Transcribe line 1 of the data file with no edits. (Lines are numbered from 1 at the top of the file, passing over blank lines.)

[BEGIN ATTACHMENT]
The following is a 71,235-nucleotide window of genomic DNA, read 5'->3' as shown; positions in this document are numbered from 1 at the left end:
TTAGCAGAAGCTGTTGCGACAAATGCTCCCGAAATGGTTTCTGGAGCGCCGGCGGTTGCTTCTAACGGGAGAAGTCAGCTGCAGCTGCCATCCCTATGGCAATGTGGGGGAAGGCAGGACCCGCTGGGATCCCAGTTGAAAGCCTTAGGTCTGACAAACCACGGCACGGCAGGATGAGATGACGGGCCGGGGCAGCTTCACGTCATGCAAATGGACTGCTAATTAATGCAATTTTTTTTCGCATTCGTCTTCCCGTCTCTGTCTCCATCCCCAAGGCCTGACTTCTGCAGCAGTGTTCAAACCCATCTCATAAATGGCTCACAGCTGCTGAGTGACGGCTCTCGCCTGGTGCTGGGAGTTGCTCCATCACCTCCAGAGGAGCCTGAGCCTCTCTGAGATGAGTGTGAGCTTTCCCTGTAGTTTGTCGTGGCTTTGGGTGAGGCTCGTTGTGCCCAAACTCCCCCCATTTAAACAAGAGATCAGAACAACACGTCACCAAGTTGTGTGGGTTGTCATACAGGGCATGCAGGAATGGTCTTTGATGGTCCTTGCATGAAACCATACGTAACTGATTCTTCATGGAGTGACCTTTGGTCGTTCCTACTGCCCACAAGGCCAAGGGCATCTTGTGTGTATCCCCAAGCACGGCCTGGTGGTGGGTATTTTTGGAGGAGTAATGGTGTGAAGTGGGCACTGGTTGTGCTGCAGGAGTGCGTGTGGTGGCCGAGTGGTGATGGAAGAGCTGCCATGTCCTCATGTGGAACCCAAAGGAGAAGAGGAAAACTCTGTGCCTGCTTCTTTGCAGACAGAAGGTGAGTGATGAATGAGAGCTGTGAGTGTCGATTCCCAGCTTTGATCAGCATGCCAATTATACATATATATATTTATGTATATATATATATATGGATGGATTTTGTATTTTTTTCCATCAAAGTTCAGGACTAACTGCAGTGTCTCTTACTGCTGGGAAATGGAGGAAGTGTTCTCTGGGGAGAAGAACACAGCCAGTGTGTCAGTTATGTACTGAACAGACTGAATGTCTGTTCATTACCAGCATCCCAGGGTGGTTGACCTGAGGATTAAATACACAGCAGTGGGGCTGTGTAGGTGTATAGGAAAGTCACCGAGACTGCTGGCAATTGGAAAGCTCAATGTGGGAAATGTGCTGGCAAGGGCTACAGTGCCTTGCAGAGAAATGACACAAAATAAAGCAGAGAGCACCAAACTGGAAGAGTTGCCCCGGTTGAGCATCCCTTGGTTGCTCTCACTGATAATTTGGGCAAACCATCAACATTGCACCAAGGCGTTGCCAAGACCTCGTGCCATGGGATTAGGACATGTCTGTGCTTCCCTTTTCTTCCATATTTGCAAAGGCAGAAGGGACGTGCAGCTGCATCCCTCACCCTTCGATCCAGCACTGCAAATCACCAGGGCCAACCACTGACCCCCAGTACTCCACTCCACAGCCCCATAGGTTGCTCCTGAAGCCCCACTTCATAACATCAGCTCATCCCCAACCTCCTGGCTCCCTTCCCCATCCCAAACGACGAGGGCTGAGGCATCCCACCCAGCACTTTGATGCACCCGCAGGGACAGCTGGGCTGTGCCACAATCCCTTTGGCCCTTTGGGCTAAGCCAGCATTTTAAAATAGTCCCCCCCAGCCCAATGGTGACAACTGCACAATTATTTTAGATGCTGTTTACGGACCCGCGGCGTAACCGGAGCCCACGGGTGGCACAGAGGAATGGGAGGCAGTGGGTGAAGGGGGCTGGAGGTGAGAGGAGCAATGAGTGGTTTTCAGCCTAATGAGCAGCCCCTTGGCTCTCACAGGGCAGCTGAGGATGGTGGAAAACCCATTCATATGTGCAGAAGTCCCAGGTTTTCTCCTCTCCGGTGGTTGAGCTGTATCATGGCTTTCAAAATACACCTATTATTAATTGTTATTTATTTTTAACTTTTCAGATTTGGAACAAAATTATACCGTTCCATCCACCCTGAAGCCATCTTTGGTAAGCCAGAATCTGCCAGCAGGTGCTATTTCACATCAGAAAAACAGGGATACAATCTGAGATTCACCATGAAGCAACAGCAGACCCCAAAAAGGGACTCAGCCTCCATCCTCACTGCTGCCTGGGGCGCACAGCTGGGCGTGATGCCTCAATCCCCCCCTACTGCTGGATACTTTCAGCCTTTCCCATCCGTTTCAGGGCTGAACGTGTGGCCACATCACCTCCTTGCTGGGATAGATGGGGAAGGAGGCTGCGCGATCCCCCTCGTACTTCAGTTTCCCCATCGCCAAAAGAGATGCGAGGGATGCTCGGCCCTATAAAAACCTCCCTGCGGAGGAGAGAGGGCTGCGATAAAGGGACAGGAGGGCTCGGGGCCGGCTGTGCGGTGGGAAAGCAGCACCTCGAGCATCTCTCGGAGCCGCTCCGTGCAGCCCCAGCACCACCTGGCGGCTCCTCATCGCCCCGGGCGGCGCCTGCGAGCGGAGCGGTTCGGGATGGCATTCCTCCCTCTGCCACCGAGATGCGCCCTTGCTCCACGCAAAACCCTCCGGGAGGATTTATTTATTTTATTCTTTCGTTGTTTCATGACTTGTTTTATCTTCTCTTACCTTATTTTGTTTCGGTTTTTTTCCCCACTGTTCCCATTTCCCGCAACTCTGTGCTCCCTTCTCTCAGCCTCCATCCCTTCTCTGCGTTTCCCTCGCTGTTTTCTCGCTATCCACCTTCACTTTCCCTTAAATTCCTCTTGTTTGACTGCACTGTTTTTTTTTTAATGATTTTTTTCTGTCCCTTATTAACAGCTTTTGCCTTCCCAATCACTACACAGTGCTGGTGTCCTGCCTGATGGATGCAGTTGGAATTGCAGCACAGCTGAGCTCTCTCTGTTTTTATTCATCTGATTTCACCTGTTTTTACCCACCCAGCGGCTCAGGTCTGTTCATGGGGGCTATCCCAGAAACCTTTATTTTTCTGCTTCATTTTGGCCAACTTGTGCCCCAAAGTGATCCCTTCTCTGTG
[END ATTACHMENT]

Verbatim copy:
The following is a 71,235-nucleotide window of genomic DNA, read 5'->3' as shown; positions in this document are numbered from 1 at the left end: